Early turbulence a sure sign of looming Jets running back controversy – NFL Nation

A look at what’s happening around the New York Jets:

1. Odd couple: The franchise that has provided so many entertaining quarterback controversies over the years (Te-bow! Te-bow!) is poised to deliver … a running back controversy?

Oh, yeah, it’s happening.

Stealing a title from the old movie, let’s call it “Three Men and a Baby.” The three veterans are Le’Veon Bell, Frank Gore and newcomer Kalen Ballage, who, like, Gore, played under coach Adam Gase with the Miami Dolphins. The rookie is La’Mical Perine, who already has caught the attention of his coach.

Bell remains the best back on the team despite a poor 2019 season, but Gase’s well-documented affinity for Gore and his preference for a running back-by-committee are reasons to believe this could get messy. We’ve already seen the warning signs, with last week’s hamstring dispute. It resulted in a long sitdown between Bell and Gase, who admitted Saturday he was “caught off guard a little bit” by Bell’s Twitter rant about being pulled from a midweek intrasquad scrimmage.

Gase claimed they’re in a good place after the chat, but we’ll see. How will Bell react the first time he has fewer carries than Gore in a game? Gase already is on record as saying he wants to reduce Bell’s workload. Thing is, Bell is a volume runner, meaning he’s at his best when he’s getting 20-plus carries a game.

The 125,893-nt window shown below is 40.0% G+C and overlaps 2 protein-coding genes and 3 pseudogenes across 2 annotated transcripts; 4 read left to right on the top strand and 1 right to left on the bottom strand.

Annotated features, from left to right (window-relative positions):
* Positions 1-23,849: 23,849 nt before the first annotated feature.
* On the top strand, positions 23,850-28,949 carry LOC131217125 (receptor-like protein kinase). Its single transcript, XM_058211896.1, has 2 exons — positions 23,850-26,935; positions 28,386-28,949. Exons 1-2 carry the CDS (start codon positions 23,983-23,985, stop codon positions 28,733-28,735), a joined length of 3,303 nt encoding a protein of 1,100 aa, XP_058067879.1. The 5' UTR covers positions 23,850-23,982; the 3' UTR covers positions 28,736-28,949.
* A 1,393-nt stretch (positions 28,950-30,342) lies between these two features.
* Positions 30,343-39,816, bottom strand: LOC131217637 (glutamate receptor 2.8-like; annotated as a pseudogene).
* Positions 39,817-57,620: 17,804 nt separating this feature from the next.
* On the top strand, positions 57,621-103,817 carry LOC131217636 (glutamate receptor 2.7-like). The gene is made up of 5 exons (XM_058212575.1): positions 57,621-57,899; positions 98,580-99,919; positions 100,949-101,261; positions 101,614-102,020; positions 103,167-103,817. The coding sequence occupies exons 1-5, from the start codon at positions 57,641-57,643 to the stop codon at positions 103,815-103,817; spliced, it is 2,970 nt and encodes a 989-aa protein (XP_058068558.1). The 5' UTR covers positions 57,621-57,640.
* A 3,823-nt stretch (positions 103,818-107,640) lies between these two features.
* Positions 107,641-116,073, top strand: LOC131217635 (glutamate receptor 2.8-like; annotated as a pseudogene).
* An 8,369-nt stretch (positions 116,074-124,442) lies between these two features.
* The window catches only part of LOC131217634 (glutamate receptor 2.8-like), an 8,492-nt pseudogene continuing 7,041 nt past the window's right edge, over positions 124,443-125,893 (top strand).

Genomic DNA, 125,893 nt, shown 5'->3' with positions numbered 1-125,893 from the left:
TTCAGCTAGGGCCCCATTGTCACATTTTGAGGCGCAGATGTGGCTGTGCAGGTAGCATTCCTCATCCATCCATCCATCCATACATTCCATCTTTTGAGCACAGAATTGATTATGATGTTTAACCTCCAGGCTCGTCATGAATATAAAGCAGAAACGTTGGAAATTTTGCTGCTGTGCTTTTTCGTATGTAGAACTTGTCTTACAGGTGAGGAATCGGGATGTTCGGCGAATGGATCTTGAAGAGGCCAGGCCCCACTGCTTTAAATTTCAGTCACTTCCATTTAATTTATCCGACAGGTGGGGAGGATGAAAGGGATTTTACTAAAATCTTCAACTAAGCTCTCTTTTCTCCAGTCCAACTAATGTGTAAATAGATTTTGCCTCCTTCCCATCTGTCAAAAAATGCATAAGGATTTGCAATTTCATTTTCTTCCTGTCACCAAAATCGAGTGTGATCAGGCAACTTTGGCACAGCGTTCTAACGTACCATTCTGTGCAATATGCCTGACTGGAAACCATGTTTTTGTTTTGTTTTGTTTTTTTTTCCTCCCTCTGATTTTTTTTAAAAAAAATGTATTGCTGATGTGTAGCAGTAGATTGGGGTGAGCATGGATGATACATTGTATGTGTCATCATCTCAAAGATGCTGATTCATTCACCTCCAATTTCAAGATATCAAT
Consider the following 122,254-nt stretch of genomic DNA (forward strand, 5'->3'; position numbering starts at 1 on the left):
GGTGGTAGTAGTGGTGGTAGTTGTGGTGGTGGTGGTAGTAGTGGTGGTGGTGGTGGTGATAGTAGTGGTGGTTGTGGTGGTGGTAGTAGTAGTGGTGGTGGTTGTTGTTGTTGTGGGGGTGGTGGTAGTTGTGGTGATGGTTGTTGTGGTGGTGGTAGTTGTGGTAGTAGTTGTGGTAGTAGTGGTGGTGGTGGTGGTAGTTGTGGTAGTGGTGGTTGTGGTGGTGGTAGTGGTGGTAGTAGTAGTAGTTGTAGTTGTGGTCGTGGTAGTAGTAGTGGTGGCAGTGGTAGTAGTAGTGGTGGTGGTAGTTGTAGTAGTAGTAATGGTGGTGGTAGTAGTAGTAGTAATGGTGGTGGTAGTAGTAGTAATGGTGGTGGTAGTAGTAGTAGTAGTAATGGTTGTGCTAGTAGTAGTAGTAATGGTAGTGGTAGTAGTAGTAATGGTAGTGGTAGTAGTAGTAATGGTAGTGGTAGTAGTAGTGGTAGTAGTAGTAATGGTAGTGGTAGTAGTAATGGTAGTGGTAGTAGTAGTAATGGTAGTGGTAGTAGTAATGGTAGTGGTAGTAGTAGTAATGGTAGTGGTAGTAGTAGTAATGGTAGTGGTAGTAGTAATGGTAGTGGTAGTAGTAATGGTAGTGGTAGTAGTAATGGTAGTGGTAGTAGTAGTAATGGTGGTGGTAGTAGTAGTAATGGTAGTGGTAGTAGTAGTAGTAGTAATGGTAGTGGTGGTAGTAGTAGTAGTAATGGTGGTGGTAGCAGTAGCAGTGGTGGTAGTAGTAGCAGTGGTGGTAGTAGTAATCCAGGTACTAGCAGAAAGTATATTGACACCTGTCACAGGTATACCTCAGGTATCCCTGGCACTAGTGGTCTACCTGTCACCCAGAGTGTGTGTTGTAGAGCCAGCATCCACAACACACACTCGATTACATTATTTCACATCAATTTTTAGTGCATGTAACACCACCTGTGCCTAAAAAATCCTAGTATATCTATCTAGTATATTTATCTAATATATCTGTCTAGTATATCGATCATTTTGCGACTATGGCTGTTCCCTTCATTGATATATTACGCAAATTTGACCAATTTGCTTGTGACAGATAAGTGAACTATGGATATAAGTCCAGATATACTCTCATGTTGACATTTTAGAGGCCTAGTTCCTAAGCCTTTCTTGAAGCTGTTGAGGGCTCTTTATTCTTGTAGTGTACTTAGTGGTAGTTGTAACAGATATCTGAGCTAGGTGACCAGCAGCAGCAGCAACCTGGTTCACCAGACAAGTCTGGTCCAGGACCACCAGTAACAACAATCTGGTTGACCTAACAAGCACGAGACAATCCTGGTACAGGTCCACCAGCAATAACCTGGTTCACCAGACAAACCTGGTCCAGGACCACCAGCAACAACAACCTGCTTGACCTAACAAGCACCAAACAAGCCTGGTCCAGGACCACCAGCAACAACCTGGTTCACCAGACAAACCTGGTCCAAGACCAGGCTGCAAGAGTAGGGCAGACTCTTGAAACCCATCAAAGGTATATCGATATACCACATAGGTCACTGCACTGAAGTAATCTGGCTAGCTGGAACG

The irony of the Gase-Bell relationship is they need each other for career survival. To get right on offense, the Jets need Bell to flourish. A former NFL coach, noting all the changes on the offensive line and at wide receiver, said the best strategy for Gase is to keep it simple and “ride Bell” until the rest of the offense gets acclimated.

Gore looks frisky in practice, impressing with his downhill running style, but it’s unrealistic to expect a 37-year-old to carry the load for 16 games. Gase, who speaks of Gore in rarefied terms, is smart enough to know that. Ballage probably will contribute on special teams, but he averaged 5.3 yards per carry for Gase in 2018, albeit in a limited role. Perine intrigues Gase because of his better-than-advertised speed.

As for Bell, he needs a big season because there’s a good chance he will be looking for a job after the season. With a $13.5 million salary-cap charge in 2021, and no fully guaranteed money remaining on his contract after this season, the chances of him staying in New York are remote. Heck, he might not make it past the trading deadline if things go south.

Bell’s stock plummeted last season, as he averaged 3.2 yards per carry — worst in franchise history (minimum: 200 carries). No doubt, that’s the reason he reported to camp in outstanding shape, saying, “I played in this league when I was 21, and I feel better at 28 than I did at 21.” He hasn’t jumped out on the practice field, but let’s not write the obituary yet.